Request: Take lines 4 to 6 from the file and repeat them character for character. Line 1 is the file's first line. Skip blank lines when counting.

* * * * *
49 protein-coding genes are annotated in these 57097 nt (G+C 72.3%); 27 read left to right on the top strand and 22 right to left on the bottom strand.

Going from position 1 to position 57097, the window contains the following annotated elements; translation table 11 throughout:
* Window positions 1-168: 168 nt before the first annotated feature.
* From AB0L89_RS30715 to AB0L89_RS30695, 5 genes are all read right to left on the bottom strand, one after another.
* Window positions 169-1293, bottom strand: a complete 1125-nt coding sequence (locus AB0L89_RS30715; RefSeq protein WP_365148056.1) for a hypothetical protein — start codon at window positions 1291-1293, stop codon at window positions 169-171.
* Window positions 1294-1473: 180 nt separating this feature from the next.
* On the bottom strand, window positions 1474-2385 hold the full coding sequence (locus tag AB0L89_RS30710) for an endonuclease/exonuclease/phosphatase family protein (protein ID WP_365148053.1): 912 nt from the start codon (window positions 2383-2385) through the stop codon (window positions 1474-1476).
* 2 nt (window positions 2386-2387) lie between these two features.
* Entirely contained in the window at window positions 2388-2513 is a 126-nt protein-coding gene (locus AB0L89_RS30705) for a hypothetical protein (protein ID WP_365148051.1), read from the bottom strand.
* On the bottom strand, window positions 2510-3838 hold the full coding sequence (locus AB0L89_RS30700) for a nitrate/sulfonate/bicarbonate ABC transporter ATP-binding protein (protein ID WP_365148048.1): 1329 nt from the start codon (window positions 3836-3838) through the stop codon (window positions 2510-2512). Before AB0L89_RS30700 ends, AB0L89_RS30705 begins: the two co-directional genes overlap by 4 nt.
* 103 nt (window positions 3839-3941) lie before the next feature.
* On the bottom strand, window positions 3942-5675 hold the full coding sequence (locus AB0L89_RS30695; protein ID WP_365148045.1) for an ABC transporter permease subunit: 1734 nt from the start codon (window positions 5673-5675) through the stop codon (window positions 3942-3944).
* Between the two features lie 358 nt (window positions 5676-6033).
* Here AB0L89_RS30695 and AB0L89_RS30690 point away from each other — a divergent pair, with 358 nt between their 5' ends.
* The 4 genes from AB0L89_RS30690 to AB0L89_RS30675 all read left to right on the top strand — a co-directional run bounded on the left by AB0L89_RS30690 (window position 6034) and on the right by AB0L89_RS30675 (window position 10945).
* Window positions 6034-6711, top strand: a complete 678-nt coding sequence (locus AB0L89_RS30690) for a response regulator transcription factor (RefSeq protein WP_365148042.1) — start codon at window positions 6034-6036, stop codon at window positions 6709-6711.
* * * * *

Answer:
* From AB0L89_RS30715 to AB0L89_RS30695, 5 genes are all read right to left on the bottom strand, one after another.
* Window positions 169-1293, bottom strand: a complete 1125-nt coding sequence (locus AB0L89_RS30715; RefSeq protein WP_365148056.1) for a hypothetical protein — start codon at window positions 1291-1293, stop codon at window positions 169-171.
* Window positions 1294-1473: 180 nt separating this feature from the next.